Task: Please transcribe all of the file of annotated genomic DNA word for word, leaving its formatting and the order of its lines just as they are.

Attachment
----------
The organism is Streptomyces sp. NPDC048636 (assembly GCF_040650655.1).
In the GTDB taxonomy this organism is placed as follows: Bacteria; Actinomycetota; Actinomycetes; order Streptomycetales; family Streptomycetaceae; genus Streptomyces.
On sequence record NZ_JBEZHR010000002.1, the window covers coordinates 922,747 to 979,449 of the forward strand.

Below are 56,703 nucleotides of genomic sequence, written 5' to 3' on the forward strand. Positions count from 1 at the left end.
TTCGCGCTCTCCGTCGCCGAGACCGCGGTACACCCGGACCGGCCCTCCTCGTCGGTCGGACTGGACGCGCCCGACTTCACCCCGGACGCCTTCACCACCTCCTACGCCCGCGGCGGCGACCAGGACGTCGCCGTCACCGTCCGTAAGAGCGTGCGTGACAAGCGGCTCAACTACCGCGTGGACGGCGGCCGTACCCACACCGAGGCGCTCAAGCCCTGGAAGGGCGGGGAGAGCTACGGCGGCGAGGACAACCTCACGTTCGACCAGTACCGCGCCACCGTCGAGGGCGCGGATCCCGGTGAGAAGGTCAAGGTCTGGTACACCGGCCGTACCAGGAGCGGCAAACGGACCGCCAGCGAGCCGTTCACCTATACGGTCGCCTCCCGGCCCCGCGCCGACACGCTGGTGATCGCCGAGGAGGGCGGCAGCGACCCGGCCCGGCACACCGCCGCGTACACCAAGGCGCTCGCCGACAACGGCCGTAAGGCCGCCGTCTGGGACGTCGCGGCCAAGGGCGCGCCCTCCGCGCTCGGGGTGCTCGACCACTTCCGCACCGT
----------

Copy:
The organism is Streptomyces sp. NPDC048636 (assembly GCF_040650655.1).
In the GTDB taxonomy this organism is placed as follows: Bacteria; Actinomycetota; Actinomycetes; order Streptomycetales; family Streptomycetaceae; genus Streptomyces.
On sequence record NZ_JBEZHR010000002.1, the window covers coordinates 922,747 to 979,449 of the forward strand.

Below are 56,703 nucleotides of genomic sequence, written 5' to 3' on the forward strand. Positions count from 1 at the left end.
TTCGCGCTCTCCGTCGCCGAGACCGCGGTACACCCGGACCGGCCCTCCTCGTCGGTCGGACTGGACGCGCCCGACTTCACCCCGGACGCCTTCACCACCTCCTACGCCCGCGGCGGCGACCAGGACGTCGCCGTCACCGTCCGTAAGAGCGTGCGTGACAAGCGGCTCAACTACCGCGTGGACGGCGGCCGTACCCACACCGAGGCGCTCAAGCCCTGGAAGGGCGGGGAGAGCTACGGCGGCGAGGACAACCTCACGTTCGACCAGTACCGCGCCACCGTCGAGGGCGCGGATCCCGGTGAGAAGGTCAAGGTCTGGTACACCGGCCGTACCAGGAGCGGCAAACGGACCGCCAGCGAGCCGTTCACCTATACGGTCGCCTCCCGGCCCCGCGCCGACACGCTGGTGATCGCCGAGGAGGGCGGCAGCGACCCGGCCCGGCACACCGCCGCGTACACCAAGGCGCTCGCCGACAACGGCCGTAAGGCCGCCGTCTGGGACGTCGCGGCCAAGGGCGCGCCCTCCGCGCTCGGGGTGCTCGACCACTTCCGCACCGT